None were suffering from diabetes, or experiencing pre-diabetic symptoms.
Participants with lower blood sugar levels were likely to have better scores in memory tests.
In one test, which involved recalling a list of 15 words 30 minutes after hearing them, higher blood sugar correlated with poorer memory.
Scans also showed that the hippocampus brain region, which is important to memory, was smaller in those with higher blood sugar.
“These results suggest that even for people within the normal range of blood sugar, lowering their blood sugar levels could be a promising strategy for preventing memory problems and cognitive decline as they age,” lead researcher Dr Agnes Floel, from the Charite University Medicine in Berlin, Germany, said.
In the largest genetic analysis of Alzheimer’s ever completed, scientists have discovered 11 new genes that may be tied to the late-onset form of the dementia disease.
Scientists scanned the brains of 74,076 older volunteers with Alzheimer’s and others who did not have the disease in 15 countries to come up with their findings. The study was published in Nature Genetics on Oct. 27.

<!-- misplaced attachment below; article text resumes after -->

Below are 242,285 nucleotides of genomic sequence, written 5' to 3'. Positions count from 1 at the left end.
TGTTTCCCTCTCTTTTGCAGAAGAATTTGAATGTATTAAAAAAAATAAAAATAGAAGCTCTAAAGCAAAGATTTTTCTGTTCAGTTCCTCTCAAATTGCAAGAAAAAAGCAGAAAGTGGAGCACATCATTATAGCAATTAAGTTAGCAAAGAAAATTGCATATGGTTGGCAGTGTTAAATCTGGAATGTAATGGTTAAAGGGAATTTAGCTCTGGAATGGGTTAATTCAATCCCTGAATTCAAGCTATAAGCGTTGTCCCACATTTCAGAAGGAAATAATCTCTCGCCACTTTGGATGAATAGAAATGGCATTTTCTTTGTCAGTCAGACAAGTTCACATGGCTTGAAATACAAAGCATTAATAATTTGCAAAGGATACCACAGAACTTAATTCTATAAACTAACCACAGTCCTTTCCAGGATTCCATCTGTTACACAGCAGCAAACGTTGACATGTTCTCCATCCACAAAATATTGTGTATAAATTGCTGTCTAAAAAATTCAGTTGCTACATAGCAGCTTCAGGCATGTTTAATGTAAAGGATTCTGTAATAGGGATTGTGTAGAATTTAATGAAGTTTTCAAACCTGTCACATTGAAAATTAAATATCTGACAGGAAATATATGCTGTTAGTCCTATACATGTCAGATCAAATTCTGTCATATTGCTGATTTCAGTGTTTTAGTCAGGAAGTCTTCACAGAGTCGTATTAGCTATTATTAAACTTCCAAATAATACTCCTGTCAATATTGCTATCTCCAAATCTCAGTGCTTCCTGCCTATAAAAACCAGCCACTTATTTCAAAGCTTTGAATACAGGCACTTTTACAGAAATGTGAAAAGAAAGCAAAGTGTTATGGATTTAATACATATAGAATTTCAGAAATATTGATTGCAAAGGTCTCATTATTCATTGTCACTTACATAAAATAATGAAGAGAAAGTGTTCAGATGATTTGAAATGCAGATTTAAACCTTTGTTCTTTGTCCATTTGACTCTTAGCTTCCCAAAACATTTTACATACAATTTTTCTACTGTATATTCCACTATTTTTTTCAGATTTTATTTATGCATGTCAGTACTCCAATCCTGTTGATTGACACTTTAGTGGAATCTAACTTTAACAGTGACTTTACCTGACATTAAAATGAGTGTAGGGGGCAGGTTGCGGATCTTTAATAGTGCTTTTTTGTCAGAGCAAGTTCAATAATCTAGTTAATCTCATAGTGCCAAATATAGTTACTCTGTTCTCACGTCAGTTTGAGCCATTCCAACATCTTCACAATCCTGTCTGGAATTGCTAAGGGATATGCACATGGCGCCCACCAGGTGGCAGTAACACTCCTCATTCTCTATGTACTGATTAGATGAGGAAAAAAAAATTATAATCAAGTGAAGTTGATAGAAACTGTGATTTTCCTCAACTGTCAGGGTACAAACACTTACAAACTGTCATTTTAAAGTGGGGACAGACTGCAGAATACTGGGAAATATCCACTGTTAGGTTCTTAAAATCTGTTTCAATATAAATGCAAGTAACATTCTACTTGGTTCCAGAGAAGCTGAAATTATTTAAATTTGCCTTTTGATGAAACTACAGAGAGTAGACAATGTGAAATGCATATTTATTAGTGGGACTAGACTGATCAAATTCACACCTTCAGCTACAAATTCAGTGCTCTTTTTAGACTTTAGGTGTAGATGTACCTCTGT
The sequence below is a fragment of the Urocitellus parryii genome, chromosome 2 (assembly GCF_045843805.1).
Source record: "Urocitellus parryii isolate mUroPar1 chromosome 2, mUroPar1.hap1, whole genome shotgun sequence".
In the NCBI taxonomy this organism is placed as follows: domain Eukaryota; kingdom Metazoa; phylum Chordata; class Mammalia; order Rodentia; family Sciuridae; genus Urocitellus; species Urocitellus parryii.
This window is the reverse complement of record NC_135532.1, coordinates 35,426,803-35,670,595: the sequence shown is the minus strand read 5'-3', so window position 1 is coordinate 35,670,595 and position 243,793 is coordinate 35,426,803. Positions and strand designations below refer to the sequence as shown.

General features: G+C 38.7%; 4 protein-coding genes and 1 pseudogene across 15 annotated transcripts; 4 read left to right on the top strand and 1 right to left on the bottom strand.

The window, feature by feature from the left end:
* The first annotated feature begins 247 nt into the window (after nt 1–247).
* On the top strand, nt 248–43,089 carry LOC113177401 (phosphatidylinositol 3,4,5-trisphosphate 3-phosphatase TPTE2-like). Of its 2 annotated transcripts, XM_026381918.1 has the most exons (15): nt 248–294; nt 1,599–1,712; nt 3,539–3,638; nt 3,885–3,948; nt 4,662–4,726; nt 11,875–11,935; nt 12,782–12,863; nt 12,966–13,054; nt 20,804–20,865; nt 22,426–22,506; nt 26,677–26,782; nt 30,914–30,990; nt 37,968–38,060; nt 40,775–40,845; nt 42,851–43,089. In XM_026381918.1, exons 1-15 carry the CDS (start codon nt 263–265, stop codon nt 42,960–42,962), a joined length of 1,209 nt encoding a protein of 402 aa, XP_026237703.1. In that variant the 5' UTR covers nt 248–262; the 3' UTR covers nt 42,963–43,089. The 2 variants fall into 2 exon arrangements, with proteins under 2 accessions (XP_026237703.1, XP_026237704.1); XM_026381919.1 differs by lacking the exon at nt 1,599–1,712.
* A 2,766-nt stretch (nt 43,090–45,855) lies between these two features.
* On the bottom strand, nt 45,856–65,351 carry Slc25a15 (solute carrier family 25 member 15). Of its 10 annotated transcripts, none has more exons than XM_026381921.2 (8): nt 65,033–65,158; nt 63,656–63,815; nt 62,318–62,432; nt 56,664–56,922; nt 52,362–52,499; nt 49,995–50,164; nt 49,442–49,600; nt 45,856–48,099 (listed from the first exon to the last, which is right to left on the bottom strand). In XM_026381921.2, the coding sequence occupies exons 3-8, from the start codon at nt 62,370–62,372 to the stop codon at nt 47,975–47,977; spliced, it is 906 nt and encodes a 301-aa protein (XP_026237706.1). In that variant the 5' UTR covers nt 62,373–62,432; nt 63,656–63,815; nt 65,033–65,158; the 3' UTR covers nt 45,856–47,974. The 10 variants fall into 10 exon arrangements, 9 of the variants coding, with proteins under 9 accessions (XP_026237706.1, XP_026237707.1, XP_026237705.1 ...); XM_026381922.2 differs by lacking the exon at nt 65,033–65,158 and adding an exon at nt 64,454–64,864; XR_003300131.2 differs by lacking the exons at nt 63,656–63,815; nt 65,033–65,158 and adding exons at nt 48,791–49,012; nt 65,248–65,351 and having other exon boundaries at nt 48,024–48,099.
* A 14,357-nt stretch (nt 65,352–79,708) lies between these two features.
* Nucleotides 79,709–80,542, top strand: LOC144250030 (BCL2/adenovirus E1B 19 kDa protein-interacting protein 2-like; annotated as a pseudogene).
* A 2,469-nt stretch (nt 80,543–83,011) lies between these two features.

Prior to this study, only 11 gene variants had been linked to late-onset Alzheimer’s disease, including one called Apolipoprotein E-e4 (APOE-e4) which appeared to have the strongest impact on risk.
Now, with the latest research, scientists have doubled the known gene variants linked to the disease.
These genes may play a role in how cells function, including how microglial cells (cells that form the support structure of the central nervous system) react to areas of inflammation. Other gene variants were shown to affect brain cell function and synaptic function in the hippocampus, which is the area of the brain responsible for memory and learning.
In particular, researchers say the link to one newly-discovered gene variant known as HLA-DRB5/DRB1 is a landmark finding. It plays a large role in the major histocompatibility complex region of the brain, which is an area of cell surface molecules that control how white blood cells — which are involved in the immune system — interact. This area of the brain has also been connected with multiple sclerosis and Parkinson’s disease. It could mean that the immune system has something to do with Alzheimer’s.